Is there anything else to check for? Do you know what Blondie may possibly have? Is Blondie dying from old age? (Which hurts me since five years seems so young and I thought she could last another five, or maybe a decade more.)

I've read that lethargy and a darkening comb may mean heart or liver failure, and I guess I wouldn't be surprised since Blondie's a bit of a fat chicken. The only other things I've seen are worms/parasites, but I've seen no sign of that.

Also, what is it like when a chicken dies naturally from old age?

Please help my sweet, sweet chicken. Any help at all will be so greatly appreciated.


The diarrhea is a symptom along with the lethargy. If she hasn't been losing weight, then it may not be worms. Has it been wet where you are? Lot's of things can cause diarrhea. I would think coccidiosis or some type of bacterial intestinal infection. Or could be fungal or viral. I would try some antibiotics for an e coli type infection and possibly treat for coccidiosis. If you want to do a more natural treatment, try adding garlic to her water along with the organic acv. 1/4 tsp of garlic powder per gallon. I'd treat her for at least a week. Make sure she is drinking enough since she has diarrhea. I think something is going around. Many people are seeing similar symptoms in their older birds. I'm wondering if all are in the wet areas of the country.
 

unbaked pegga

Songster
6 Years
Nov 22, 2014
391
161
181
Mt Juliet Tn
My buff is acting the same way. Walking real slow, bad diarrhea. I took her to a vet that treats birds. He checked a stool sample and she had coccidiosis and Aspergillus. I gave her the medicine he gave her, took her back and everything was cleared up.but she is no better. Still really bad diarrhea. Eating very little if at all. She does drink water but I watched her today while I was working inThe yard. She was laying on the ground, with her eyes closed. When I took her to the vet last week she weighed 3 1/2 pounds and she should weigh six. She is only a year oldI so badly want her to live. But I don't know what to do. I am bereft
 

blondietheloml

In the Brooder
May 23, 2015
9
0
30
UPDATE (6:27pm, 5/23/15):

I inspected Blondie again shortly after creating this thread, and I felt a lump at her belly. I didn't feel it yesterday but I felt it today. I lifted her down from the box and let her stand. She was standing like a penguin, which she wasn't doing yesterday. Then she pooped out yellowish diarrhea with some kind of white solid -- and I knew it was an egg.






I soaked her in warm water while also massaging her belly. The bowl wasn't big enough for her to sit down in, but she seemed very relaxed. (Before I got the bowl of water, I was massaging her stomach while she was standing and she sat down on my hand.)


I'm surprised at how sudden this was since she was standing and walking perfectly find (disregarding the speed) yesterday. After talking to a well-experienced friend, we've concluded that Blondie has a broken egg inside of her.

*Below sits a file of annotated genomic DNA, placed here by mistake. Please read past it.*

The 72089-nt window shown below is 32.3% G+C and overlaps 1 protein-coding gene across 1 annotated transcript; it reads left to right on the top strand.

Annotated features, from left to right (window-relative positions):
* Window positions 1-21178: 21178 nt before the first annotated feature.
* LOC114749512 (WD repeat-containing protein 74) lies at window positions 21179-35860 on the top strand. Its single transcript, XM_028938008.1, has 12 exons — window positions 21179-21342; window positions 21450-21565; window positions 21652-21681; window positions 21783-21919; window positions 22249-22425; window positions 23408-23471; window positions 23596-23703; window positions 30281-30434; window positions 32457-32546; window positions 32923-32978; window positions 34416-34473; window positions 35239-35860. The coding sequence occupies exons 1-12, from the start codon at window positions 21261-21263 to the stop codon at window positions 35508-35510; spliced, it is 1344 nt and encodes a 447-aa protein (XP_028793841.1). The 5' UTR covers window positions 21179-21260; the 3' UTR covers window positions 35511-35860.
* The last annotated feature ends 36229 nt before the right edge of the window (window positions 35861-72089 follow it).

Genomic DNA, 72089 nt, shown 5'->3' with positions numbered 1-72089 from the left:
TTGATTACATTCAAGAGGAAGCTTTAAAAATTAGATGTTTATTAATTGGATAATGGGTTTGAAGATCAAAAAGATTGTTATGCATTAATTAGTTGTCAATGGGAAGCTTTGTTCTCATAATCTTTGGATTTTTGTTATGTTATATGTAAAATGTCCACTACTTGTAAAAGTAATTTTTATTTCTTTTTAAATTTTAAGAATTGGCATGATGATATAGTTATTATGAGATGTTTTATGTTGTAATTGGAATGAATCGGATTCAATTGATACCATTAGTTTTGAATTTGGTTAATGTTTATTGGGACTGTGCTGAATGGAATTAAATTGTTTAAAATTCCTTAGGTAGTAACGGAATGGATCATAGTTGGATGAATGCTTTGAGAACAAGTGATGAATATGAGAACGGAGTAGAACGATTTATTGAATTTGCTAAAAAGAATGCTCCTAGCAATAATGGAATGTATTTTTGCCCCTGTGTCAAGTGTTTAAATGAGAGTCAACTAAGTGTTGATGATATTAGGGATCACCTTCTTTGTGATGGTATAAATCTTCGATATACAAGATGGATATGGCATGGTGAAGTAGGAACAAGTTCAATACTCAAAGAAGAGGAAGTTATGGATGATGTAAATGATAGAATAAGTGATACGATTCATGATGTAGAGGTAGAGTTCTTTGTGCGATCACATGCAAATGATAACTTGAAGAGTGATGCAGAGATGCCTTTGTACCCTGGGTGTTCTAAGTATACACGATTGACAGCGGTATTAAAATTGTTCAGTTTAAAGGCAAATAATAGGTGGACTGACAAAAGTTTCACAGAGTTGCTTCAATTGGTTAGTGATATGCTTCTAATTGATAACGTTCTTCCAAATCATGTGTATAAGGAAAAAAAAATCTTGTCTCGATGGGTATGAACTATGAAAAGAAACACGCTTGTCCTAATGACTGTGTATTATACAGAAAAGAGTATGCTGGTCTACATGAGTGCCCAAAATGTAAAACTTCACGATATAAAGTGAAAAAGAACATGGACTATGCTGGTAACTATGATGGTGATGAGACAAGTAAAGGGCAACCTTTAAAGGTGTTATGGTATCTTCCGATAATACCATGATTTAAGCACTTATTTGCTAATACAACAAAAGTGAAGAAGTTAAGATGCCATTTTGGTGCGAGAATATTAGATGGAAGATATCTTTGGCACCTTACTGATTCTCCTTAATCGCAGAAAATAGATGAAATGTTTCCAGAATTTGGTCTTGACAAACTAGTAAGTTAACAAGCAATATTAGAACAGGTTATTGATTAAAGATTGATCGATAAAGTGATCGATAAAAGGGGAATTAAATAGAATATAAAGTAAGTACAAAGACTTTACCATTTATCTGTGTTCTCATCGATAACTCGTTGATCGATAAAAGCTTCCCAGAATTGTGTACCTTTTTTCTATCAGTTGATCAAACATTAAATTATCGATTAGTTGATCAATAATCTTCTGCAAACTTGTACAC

I may possibly feed her a calcium pill (after calculating the right amount) by crushing it up and putting it in a treat she really likes, i.e. scrambled egg.

I'll keep the thread updated.
 

blondietheloml

In the Brooder
May 23, 2015
9
0
30
My buff is acting the same way. Walking real slow, bad diarrhea. I took her to a vet that treats birds. He checked a stool sample and she had coccidiosis and Aspergillus. I gave her the medicine he gave her, took her back and everything was cleared up.but she is no better. Still really bad diarrhea. Eating very little if at all. She does drink water but I watched her today while I was working inThe yard. She was laying on the ground, with her eyes closed. When I took her to the vet last week she weighed 3 1/2 pounds and she should weigh six. She is only a year oldI so badly want her to live. But I don't know what to do. I am bereft
I think I've figured out what's going on with my buff -- mine actually has an egg problem after all. Try going to the vet again?
And read this: https://www.backyardchickens.com/a/coccidiosis-how-to-treat-it ,
BYC is a really amazing website with so many chicken experts and so many stories, so don't lose hope yet. Keep researching and reading when you aren't in contact with your vet.
I'm not as experienced with chickens as much as I'd like to be, so all I can say is make sure she stays hydrated and eats every single day too. I'll keep your girly in my thoughts. Good luck! xx
 

MrsBachbach

Songster
6 Years
Mar 6, 2013
2,045
343
236
Arkansas
My buff is acting the same way. Walking real slow, bad diarrhea. I took her to a vet that treats birds. He checked a stool sample and she had coccidiosis and Aspergillus. I gave her the medicine he gave her, took her back and everything was cleared up.but she is no better. Still really bad diarrhea. Eating very little if at all. She does drink water but I watched her today while I was working inThe yard. She was laying on the ground, with her eyes closed. When I took her to the vet last week she weighed 3 1/2 pounds and she should weigh six. She is only a year oldI so badly want her to live. But I don't know what to do. I am bereft


I think many poultry owners are experiencing similar symptoms. It's been wet for quite some time around here, after years of dry weather and I think some of my birds are just now being exposed to things they didn't have to deal with before. I had two with similar symptoms. It took weeks and throwing everything in the book at them trying to get them back. Diarrhea is gone, one is laying again, one is not, but noticed the silent gasping last night in the thinner bird. Both first year laying birds. I think Aspergillus is a real possibility here. Unfortunately, nothing much can be done from what it says. It does explain some of what I am seeing though. I may try some herbal remedies.